There's a whole other subplot in the story about how the hospital warned the doctor to not ask questions about the death, which smells like a cover up attempt… that's a post for a different blog.

    A call to all hospitals: Be proactive about preventing mistakes, don't wait for a death to respond. Learn from the mistakes of others so you can prevent this particular type of error from happening ever again, anywhere. Establish a culture where people don't have to be heroes, where they can ask questions and question things or ask for help without being viewed as lame or weak or incapable.

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    Mark Graban
    Mark Graban is an internationally-recognized consultant, author, and professional speaker, and podcaster with experience in healthcare, manufacturing, and startups. Mark's new book is The Mistakes That Make Us: Cultivating a Culture of Learning and Innovation. He is also the author of Measures of Success: React Less, Lead Better, Improve More, the Shingo Award-winning books Lean Hospitals and Healthcare Kaizen, and the anthology Practicing Lean. Mark is also a Senior Advisor to the technology company KaiNexus.


    1. Some time ago, I read about a study where a pharmacist accompanied a doctor on rounds. Doctors don’t always know all the alternatives to drugs they are used to prescribing, and may not be as sensitized to interactions. In the study, errors fell and outcomes were better. Seems like more pharmacists at the gemba could prevent a lot of trouble. And could save the nurses a lot of running around if they had the responsibility for restocking and locating. That might save enough to pay for additional pharmacists.

    2. Some hospitals DO staff pharmacists out in the units. I’ve even heard of some that are doing away with the giant centralized pharmacy and going to multiple satellite “point of use” pharmacies throughout the hospital.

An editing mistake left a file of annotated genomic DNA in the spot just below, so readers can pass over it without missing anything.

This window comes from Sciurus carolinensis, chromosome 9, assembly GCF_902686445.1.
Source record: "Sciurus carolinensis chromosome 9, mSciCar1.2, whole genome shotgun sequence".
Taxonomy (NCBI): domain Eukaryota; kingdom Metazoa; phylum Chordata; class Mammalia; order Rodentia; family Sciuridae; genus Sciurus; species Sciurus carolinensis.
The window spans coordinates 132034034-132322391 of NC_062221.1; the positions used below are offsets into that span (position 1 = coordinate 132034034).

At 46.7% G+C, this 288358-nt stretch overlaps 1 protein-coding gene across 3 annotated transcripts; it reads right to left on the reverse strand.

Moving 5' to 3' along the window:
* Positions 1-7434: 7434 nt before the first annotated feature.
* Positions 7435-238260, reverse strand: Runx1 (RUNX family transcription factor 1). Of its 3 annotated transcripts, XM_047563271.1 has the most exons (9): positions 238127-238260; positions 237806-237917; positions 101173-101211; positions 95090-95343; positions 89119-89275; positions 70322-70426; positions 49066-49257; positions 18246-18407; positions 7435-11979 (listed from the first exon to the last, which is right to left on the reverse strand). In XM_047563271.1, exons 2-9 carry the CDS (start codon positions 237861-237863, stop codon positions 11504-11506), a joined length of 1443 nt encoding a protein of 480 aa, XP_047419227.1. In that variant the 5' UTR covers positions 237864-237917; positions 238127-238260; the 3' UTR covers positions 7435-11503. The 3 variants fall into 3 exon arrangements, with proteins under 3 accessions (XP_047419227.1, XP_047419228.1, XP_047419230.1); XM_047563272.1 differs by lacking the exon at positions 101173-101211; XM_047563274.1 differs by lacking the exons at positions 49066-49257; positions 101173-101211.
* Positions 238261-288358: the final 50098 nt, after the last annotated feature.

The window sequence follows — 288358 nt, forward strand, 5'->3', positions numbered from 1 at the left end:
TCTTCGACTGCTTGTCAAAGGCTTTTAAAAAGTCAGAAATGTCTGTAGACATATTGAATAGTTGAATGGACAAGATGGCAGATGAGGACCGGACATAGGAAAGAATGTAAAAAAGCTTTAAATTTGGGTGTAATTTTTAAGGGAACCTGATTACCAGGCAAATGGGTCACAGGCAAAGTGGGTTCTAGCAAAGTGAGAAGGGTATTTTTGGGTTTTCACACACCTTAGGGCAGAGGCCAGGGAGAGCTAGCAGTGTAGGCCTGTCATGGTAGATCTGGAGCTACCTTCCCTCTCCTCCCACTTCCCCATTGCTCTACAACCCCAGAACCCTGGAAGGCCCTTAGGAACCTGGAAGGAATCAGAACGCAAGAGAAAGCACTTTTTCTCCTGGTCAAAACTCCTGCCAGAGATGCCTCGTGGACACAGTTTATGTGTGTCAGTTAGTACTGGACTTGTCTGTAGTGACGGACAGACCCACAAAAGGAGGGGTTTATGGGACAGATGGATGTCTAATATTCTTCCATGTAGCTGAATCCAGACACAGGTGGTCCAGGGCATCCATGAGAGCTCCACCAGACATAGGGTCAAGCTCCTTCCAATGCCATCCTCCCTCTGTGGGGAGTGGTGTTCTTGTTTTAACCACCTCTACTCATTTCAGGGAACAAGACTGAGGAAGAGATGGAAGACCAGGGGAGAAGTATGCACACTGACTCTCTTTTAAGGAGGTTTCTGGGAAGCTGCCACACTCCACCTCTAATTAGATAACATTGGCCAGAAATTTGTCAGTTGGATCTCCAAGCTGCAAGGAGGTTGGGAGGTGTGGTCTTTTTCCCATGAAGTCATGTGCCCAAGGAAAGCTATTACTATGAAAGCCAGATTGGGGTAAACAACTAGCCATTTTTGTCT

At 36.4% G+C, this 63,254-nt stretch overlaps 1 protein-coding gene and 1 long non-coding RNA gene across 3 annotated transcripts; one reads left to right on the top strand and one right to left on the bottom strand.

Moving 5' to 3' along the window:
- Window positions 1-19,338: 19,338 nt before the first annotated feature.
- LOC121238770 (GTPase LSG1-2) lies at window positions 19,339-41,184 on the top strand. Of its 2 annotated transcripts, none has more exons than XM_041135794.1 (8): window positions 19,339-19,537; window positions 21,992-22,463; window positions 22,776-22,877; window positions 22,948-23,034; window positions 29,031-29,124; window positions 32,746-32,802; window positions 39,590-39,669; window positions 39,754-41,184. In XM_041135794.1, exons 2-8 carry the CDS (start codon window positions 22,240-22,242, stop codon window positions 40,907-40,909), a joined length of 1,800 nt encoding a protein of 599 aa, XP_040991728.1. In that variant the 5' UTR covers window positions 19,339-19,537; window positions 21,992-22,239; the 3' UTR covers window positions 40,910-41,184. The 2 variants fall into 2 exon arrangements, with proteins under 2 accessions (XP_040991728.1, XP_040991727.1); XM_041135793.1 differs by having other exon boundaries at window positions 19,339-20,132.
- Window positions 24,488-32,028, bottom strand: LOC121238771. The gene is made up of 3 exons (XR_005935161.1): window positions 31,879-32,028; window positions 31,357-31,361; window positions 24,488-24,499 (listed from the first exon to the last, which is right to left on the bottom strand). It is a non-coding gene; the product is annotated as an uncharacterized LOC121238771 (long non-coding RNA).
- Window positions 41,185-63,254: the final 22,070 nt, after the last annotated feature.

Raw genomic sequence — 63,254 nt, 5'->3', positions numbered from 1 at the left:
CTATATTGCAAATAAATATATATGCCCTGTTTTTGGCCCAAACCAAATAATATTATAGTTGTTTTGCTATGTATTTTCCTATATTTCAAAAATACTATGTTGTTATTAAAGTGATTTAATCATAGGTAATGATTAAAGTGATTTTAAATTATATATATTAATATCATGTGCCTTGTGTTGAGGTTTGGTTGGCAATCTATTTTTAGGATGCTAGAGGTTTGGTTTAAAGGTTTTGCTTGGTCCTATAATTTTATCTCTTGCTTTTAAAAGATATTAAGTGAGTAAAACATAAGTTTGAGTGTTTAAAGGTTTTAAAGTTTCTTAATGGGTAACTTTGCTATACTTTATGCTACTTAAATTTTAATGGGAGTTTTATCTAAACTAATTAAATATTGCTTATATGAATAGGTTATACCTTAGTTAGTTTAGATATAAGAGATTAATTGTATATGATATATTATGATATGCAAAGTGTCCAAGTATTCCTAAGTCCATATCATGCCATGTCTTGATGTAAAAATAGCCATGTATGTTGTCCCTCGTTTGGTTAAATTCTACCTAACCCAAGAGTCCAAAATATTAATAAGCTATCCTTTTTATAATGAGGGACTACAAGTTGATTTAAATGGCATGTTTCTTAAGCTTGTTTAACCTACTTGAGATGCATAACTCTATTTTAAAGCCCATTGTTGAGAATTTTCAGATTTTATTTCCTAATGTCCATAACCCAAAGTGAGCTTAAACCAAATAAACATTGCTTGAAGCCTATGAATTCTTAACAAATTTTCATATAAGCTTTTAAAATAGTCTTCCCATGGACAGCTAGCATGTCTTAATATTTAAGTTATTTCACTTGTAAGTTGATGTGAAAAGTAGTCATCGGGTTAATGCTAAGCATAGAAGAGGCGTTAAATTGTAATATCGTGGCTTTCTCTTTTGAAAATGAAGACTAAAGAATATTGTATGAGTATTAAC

I’m sure there are tradeoffs, but it’s an interesting concept.

    3. The article made one comment that caught my attention:

      After the death, the hospital retrained nurses and tested them on calculating dosages.

      When I consulted at a nuclear facility a few years ago there was a similiar solution to a problem on lock out tag out of a radioactive area.

      A poka yoke solution could have easily solved the problem but they still insisted on training everyone.

      I wonder what the impact on a production line would be if every time there was a mistake there was a training session for all employees from all areas on the production line when 5 Why’s and poka yoke could solve the problem?

    4. Whenever I see medical records, handwritten by the doctor, I always note that they are almost un-decipherable, and that it’s really amazing that the rate of errors made by whoever is reading them – pharmacies, nurses, etc. – is not somewhere at 50% at least. It’s really amazing that with all computer technology out there, the doctor is handwriting important information where, indeed, misplaced period can take someone’s life.

    5. “To get that many, she had to search the halls and take every vial from three computerized drug-dispensing machines, he said. “

      It looks like the pharmacy isn’t up to date, otherwise, the the computerized drug-dispensing machines should have kicked in and sent up the red flag, PDQ.